Behind every good app, there’s a good programmer

Nathan Halley (right), lead developer of the UMSL smartphone application, discusses the app with Robert Hughs, a junior majoring in biology, during the student Expo held Aug. 22 on North Campus. (Photo by August Jennewein)

Nathan Halley is a computer guy. It’s in the University of Missouri–St. Louis staffer’s blood, something passed down to him from his grandfather Hardy Fuchs, who founded the Information Services & Technology department at Washington University in St. Louis.

“I don’t remember a time when there wasn’t multiple computers in the house,” said Halley, data base programmer/analyst-specialist for Information Technology Services.

Like his grandfather before him, Halley’s left his own mark at UMSL as the primary developer of the university’s first smartphone application. The free app made its debut for iPhone and Android in April, about six months after the initial discussion involving its creation. Other contributors to the development of the app included Jon Hinderliter, manager of web and electronic communications for University Marketing and Communications; Paul Pratte, data base programmer/analyst-principal for ITS; and Bethany Aurand, a UMSL art student who designed the app’s appearance.

The process of making the UMSL smarthpone app wasn’t always easy, said Halley, who had never developed a mobile app before. A lot of trial and error went into making the final product available for download. And he did that while juggling other tasks for ITS like working on the UMSL website.

“There were times when I just wanted to throw my computer out the window,” Halley said.

Fortunately, problem solving and overcoming obstacles are what Halley likes best about working with computers. And while he worked his way through, say, the iPhone version of the app, it’s not as though the subsequent Android version was a breeze. It was like apples and oranges.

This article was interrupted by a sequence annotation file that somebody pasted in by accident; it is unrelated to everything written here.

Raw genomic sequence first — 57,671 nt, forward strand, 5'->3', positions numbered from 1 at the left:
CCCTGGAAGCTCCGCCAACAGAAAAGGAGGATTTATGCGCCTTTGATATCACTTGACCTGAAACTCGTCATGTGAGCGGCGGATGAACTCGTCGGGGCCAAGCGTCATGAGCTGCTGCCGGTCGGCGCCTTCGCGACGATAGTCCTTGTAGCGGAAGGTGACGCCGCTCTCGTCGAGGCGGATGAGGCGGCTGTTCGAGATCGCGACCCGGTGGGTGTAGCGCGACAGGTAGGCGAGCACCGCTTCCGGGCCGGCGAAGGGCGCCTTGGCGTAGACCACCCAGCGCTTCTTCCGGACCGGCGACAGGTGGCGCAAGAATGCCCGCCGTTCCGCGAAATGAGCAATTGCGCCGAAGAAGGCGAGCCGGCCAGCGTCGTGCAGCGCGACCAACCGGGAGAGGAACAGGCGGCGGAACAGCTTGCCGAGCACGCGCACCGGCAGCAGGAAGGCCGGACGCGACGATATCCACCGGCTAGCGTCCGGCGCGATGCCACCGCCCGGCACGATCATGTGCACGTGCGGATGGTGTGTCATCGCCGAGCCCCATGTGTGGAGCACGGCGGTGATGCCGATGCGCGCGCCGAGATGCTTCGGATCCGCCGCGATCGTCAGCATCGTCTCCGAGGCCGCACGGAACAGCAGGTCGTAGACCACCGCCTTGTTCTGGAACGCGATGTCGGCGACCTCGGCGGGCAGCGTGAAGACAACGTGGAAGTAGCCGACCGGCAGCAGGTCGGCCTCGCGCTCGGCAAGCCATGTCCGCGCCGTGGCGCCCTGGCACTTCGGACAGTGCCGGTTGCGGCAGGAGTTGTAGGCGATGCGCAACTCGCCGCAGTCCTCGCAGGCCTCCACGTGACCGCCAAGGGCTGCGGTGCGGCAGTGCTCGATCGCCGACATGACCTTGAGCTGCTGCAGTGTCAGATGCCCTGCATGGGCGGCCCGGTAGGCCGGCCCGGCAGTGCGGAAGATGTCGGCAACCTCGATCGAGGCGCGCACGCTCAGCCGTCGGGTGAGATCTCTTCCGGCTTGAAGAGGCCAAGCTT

“Or Apples and PCs,” Halley said. “”It’s totally different software, so you could end up having to writing everything from scratch.”

The hard work resulted in an app that has 16 features spread over four pages. It includes access to the university’s social media channels, a campus directory with one-touch dialing and access, a student directory, campus maps and campus news and events. Students, Halley said, are the primary audience for the app.

“But I think there’s good stuff on there for anyone on campus,” he said.

And there’s room for growth.

“It’s definitely a work in progress,” Halley said. “We’re planning to have regular updates. I know that some of the features we’re looking at adding in the future include access to The Current and a UMSL libraries search function. We’re always thinking of new ideas.”

That’s not all that’s in the works. Halley said a Windows Phone 7 version of the UMSL smartphone app is in the final stages of being tested and could be available as early as next week.

Having trouble with the UMSL smartphone app or have an app feature idea to suggest? Email Nathan Halley at


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